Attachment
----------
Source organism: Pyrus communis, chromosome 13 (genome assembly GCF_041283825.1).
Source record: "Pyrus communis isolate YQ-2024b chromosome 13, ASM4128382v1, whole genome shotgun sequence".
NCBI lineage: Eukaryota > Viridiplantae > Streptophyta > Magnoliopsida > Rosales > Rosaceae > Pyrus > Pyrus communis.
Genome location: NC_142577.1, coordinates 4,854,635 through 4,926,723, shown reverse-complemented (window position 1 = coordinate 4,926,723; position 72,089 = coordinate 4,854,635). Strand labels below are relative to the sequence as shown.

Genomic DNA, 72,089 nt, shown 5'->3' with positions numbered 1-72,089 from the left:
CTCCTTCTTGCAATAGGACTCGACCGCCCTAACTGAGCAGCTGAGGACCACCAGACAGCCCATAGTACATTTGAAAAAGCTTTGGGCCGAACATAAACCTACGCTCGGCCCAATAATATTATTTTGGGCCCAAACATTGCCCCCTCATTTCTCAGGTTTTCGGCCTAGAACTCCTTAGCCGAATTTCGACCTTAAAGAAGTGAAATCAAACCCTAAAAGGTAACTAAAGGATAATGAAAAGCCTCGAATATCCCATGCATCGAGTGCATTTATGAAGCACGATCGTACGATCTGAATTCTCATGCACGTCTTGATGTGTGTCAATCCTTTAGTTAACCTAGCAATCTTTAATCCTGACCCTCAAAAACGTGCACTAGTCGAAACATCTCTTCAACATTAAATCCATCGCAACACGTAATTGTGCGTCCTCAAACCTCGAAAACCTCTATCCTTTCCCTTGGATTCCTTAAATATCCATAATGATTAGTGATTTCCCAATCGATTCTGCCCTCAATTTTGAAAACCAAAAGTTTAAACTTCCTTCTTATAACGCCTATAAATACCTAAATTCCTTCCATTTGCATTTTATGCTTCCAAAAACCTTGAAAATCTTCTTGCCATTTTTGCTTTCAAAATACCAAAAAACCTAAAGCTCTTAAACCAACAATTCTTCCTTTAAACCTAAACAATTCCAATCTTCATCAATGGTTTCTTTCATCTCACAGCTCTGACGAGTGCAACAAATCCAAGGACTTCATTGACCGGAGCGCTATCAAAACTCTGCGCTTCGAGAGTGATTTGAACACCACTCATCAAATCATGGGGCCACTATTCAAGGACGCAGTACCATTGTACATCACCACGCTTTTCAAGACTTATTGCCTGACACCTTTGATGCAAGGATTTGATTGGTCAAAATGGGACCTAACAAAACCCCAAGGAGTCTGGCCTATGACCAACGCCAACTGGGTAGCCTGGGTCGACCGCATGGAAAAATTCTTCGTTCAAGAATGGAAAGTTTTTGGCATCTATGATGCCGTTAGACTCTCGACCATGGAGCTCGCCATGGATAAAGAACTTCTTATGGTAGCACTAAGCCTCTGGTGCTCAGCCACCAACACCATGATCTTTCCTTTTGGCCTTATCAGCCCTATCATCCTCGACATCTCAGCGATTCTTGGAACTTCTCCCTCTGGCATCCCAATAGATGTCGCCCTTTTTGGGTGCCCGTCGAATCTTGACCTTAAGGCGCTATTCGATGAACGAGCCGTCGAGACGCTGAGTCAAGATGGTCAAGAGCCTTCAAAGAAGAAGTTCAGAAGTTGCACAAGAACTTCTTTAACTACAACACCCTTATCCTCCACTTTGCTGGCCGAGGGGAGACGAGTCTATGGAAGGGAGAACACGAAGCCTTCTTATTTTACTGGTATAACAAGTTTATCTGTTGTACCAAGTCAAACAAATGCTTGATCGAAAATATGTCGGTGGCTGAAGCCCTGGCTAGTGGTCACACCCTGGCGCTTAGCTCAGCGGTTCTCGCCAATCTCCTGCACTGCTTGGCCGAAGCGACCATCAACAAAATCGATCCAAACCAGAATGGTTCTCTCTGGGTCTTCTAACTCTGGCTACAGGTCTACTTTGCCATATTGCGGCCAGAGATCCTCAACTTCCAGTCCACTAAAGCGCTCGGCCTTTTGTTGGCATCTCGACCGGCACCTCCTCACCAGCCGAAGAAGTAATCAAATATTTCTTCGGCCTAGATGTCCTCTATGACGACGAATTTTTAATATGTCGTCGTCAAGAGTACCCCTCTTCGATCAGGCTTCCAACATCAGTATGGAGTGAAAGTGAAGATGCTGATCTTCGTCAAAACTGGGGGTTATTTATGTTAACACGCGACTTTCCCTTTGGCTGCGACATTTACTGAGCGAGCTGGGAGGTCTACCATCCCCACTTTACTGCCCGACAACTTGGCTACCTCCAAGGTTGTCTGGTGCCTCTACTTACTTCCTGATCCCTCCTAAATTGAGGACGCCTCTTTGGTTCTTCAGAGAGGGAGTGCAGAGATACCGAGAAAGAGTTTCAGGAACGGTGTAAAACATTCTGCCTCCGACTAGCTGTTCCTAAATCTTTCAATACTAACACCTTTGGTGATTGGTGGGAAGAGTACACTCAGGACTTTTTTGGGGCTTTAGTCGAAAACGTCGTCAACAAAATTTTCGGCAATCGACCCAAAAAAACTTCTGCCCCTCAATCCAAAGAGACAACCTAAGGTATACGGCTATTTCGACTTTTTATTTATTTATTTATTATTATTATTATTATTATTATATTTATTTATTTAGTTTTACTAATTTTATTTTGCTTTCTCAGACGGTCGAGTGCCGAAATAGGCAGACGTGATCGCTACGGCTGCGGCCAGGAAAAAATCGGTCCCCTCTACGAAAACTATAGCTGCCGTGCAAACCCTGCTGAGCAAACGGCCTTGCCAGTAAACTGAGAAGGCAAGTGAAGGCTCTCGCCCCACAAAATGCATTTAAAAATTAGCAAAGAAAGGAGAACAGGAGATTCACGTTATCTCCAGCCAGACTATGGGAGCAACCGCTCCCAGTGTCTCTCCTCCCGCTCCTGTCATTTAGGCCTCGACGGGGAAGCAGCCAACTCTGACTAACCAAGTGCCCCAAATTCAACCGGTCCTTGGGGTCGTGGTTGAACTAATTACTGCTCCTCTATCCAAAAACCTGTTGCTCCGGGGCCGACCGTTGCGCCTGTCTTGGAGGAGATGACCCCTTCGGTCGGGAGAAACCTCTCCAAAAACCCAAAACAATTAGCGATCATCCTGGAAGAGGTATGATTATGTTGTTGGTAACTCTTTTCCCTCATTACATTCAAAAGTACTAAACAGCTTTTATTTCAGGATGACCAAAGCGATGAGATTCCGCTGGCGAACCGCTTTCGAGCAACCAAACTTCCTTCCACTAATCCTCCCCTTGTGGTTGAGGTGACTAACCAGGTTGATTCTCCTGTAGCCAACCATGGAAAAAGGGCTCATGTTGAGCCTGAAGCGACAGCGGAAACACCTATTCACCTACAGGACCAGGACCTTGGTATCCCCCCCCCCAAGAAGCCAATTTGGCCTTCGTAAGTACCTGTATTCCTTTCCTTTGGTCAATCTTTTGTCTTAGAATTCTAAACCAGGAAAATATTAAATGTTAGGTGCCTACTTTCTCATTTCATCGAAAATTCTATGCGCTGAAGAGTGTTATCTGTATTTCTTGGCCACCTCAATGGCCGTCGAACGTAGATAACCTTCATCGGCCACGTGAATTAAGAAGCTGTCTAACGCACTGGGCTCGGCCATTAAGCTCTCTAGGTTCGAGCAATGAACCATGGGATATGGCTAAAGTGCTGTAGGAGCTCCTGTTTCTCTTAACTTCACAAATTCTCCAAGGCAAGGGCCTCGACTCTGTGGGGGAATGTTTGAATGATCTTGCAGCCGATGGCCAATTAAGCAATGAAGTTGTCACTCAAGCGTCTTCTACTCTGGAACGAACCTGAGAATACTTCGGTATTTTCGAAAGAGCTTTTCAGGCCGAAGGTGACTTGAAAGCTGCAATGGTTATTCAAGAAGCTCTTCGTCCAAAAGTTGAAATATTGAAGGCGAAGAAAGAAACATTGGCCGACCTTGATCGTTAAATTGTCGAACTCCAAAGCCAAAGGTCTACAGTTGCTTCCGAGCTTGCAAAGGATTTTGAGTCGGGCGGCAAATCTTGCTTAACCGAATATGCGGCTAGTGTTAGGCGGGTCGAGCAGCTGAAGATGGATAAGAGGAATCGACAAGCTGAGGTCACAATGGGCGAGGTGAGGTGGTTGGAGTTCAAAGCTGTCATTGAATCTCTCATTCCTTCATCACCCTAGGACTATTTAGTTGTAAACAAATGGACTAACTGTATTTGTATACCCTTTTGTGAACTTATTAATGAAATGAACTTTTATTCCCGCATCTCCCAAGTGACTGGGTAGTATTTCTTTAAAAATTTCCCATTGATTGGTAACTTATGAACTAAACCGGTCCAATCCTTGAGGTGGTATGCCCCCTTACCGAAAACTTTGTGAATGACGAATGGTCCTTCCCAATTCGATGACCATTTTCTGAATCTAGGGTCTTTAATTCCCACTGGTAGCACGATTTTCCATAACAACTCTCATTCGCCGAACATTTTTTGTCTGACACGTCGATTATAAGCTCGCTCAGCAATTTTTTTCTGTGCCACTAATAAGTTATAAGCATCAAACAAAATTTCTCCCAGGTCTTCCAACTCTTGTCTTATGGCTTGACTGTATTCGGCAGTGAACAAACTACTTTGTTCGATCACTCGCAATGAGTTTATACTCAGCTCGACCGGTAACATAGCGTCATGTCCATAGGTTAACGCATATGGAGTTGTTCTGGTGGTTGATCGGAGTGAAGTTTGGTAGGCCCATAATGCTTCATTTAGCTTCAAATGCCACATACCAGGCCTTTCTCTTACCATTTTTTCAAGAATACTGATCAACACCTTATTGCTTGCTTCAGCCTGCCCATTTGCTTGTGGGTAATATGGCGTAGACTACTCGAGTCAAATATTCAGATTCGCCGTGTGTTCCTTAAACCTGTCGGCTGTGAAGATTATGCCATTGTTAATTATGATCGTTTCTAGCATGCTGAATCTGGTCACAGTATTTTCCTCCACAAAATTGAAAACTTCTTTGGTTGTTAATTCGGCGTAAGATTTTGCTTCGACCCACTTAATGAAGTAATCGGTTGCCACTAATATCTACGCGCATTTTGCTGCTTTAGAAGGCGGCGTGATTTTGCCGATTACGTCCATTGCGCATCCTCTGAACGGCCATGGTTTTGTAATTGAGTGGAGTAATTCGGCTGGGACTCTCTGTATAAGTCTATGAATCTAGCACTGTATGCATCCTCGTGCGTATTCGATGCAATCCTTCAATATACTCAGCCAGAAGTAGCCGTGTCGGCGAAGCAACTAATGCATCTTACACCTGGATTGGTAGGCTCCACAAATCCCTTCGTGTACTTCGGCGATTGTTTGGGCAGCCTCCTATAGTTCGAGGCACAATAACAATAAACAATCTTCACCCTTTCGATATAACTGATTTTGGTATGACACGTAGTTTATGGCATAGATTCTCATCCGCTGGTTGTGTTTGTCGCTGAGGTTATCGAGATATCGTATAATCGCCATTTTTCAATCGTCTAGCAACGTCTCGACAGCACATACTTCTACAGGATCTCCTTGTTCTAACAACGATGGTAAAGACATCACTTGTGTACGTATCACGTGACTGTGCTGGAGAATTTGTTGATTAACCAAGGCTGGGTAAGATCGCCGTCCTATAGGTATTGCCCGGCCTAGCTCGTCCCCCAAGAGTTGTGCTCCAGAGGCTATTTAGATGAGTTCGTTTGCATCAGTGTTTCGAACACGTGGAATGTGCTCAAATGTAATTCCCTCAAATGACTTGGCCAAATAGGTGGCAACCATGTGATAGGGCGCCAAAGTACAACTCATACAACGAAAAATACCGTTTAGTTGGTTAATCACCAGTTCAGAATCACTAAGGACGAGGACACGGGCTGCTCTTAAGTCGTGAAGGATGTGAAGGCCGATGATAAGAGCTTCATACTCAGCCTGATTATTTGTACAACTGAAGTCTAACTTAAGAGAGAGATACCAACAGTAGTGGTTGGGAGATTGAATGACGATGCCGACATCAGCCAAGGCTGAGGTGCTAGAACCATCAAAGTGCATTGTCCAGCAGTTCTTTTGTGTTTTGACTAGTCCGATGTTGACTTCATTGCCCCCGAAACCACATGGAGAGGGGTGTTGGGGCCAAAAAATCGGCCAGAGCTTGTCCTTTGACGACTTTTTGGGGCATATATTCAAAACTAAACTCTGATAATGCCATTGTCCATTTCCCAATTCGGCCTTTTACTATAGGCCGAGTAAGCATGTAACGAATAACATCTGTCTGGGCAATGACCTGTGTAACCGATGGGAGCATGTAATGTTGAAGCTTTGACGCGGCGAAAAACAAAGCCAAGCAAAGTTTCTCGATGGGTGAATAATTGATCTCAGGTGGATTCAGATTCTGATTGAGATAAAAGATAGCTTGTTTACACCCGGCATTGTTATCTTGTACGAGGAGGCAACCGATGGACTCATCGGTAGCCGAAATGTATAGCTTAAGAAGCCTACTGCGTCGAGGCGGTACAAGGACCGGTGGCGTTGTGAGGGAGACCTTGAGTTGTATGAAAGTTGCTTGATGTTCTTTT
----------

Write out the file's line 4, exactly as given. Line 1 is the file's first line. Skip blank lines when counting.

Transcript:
Genome location: NC_142577.1, coordinates 4,854,635 through 4,926,723, shown reverse-complemented (window position 1 = coordinate 4,926,723; position 72,089 = coordinate 4,854,635). Strand labels below are relative to the sequence as shown.